Some Britons may feel a touch of schadenfreude from seeing that the German industrial juggernaut is spluttering but its woes are a troubling symptom of a slowing world economy.
Recession fears are mounting in Europe’s biggest economy after it was revealed this morning that German GDP contracted in the second quarter, falling 0.1pc.
Its export-reliant economy avoided a technical recession – two consecutive quarters of falling GDP – by a whisker last year but could fail to escape for a second time. Here are the five key problems facing the stumbling German economy as it nears recession.
No-deal Brexit looms large
The political deadlock in Westminster does not only risk tipping the UK economy into recession.
German businesses have cited the threat of a no-deal Brexit as a key worry paralysing its economy in surveys. The UK is Germany’s third biggest export market in Europe and fifth globally, amounting to $92bn of goods in 2018.
The German Mittelstand - the small and medium-sized businesses that are key to the country’s economy – fears that a no deal Brexit is a “major ingredient” in a “toxic cocktail that is currently being stirred up in global trade relationships”, warns Marc Tenbieg at the German Mittelstand Association.
He says: “It is a tragedy for both sides of the channel that a functioning and well-established market and trade structures have been jeopardized by poor political decision-making.”
While the no deal cliff-edge is looming large for Germany, it is far from the only factor bringing its beleaguered factories to a standstill.
Caught in the crossfire
Germany has been caught up in the crossfire between the White House and Beijing as factories around the world grapple with climbing trade tensions.
Its dependency on export markets has made it highly vulnerable to Donald Trump’s trade war upending global manufacturing with German industrial production tumbling 5.2pc year-on-year in June, the biggest drop since 2009.
“The challenges for the German economy are mainly based on international factors: trade conflicts, sanctions and the scenario of a no-deal Brexit,” explains Melanie Vogelbach at the Association of German Chambers of Industry and Commerce. She adds: “Trade wars are never good and for an economy that relies as much on exports as German industry, that is a very important factor.”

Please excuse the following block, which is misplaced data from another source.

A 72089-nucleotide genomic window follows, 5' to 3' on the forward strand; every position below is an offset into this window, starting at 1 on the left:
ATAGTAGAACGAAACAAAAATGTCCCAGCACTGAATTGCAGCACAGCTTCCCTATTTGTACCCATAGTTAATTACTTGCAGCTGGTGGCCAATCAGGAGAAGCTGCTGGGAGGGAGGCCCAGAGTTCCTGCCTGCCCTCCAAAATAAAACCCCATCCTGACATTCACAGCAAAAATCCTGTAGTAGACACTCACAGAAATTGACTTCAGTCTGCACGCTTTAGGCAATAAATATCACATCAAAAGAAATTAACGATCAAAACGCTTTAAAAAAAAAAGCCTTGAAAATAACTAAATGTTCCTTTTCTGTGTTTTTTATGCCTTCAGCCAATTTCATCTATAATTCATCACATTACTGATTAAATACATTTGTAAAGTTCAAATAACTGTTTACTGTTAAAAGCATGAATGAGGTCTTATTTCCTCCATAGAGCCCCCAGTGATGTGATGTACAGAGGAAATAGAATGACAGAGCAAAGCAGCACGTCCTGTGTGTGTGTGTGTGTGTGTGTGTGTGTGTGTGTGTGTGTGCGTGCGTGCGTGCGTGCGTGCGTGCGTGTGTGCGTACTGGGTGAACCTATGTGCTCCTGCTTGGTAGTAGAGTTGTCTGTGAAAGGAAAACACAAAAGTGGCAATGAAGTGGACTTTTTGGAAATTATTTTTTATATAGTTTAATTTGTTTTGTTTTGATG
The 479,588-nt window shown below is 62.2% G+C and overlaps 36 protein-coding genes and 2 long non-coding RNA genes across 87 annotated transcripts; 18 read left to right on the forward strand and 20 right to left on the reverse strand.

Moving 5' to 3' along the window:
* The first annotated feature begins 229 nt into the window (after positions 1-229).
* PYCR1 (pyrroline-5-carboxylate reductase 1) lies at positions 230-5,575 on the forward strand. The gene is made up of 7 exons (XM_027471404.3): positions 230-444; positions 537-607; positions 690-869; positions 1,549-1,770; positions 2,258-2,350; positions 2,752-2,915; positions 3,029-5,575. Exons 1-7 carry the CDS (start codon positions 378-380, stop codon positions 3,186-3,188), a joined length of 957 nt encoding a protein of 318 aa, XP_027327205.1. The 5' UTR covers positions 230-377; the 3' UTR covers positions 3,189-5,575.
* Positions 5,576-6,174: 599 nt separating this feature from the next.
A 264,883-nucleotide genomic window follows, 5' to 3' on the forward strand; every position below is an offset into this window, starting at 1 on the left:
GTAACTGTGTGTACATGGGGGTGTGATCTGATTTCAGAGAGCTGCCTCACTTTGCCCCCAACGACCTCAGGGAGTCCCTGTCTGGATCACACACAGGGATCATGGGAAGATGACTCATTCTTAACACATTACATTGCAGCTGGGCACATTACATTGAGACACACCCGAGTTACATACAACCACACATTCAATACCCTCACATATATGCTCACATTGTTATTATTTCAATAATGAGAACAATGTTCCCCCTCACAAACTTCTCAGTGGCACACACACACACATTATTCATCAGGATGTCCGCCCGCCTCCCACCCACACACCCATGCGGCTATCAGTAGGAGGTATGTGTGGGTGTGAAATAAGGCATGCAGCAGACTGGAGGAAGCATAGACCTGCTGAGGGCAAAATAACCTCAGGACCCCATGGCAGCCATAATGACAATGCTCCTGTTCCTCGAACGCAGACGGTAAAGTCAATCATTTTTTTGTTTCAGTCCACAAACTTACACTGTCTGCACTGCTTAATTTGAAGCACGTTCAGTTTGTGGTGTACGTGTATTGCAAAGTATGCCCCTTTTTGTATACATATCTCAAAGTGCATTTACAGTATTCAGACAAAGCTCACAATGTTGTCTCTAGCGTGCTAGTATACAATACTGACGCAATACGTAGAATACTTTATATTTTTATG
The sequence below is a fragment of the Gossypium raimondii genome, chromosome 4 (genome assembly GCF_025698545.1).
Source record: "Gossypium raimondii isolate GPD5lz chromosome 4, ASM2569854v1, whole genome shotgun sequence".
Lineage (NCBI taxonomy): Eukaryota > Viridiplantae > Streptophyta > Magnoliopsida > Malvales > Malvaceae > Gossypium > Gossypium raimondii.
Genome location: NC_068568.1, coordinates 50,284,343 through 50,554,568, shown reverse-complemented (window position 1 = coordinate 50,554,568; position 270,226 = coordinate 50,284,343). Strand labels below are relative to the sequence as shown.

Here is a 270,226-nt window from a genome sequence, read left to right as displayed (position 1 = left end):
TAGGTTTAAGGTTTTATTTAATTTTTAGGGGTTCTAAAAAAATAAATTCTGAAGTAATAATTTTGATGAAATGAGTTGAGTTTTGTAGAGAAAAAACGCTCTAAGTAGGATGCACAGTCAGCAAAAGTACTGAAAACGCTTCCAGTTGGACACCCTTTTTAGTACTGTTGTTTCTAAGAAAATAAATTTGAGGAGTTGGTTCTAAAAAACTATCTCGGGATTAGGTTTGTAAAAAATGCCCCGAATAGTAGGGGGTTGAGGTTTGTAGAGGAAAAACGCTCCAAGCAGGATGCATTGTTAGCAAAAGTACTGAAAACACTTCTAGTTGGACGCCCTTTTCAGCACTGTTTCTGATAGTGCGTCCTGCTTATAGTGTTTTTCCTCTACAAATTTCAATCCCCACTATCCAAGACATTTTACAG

The industrial downturn in Germany shows no sign of letting up. More timely business surveys have suggested that its manufacturing woes have worsened in recent months as trade tensions returned.
Lack of economic immunity
Europe’s biggest economy is hard-wired to the booms and busts of the global economy.
Its export market for goods is far larger than that of other advanced economies, making it heavily exposed to the global economic cycle.
Germany exported goods worth almost $1.6 trillion in 2018, according to the International Monetary Fund. By comparison, Japan, a larger economy by GDP, exported just over $700bn while the US, the biggest economy in the world, only just edged ahead of Germany with $1.7 trillion.
The eurozone’s production line has been among the hardest hit by the slump in world trade as the slowdown in key trading partner China weighs heavily.
“When China sneezes, Germany catches pneumonia,” says Neil MacKinnon, a strategist at VTB Capital.
China is Germany’s third-largest export market ahead of the Netherlands and the UK and suffered its worst growth in the three months to June since quarterly data began in 1992.
China’s economy was gradually decelerating even before the trade war but the slowdown has accelerated as goods worth hundreds of billions of dollars face higher US tariffs.
MacKinnon adds that its economy could face a “double-whammy” from a no deal Brexit “given that Germany exports more to the UK than the UK does to Germany”.
Automotive stuck in reverse
Germany’s most important export, cars, have driven the decline in its ailing manufacturing sector.
The automotive industry accounts for around 5pc of Germany’s total GDP. Its star names, such as Mercedes-Benz maker Daimler and BMW, are being squeezed by falling global car sales and regulatory clampdowns.
ING economist Carsten Brzeski says the car industry’s troubles “have played and will continue to play an important role” in Germany’’s slowdown.
The struggling Chinese market is key for the country’s car manufacturing giants. In 2018, almost a quarter of all cars sold in China were German, accounting for more than a third of BMW and Daimler’s total sales, according to ING.
“It's not actually the trade conflict that is most concerning but the structural shifts in the Chinese automotive market, which could turn out to be one of the biggest threats in the years ahead,” says Brzeski.
Services sector wobbles
Germany and many other advanced economies have been propped up by their more resilient services sectors in 2019 as strong jobs markets boost consumers.
However, leading economic indicators in Germany suggest the malaise afflicting its manufacturers is spreading.
The services purchasing managers' index slipped to a six-month low in July as business sentiment sank to its lowest level since 2014. Companies cited worries over the outlook for growth and the health of the car industry.
Investor confidence in Germany is also dwindling as a perfect storm of risks brews. A closely watched investor confidence gauge has plunged to its lowest level since 2011, research group ZEW revealed yesterday.
ZEW president Achim Wambach blamed the shock slump in confidence on a concoction of rising no deal Brexit worries, the escalating US-China trade tensions and the threat of a global currency war.
The German economy is already shrinking but its businesses and investors appear to be bracing for much worse.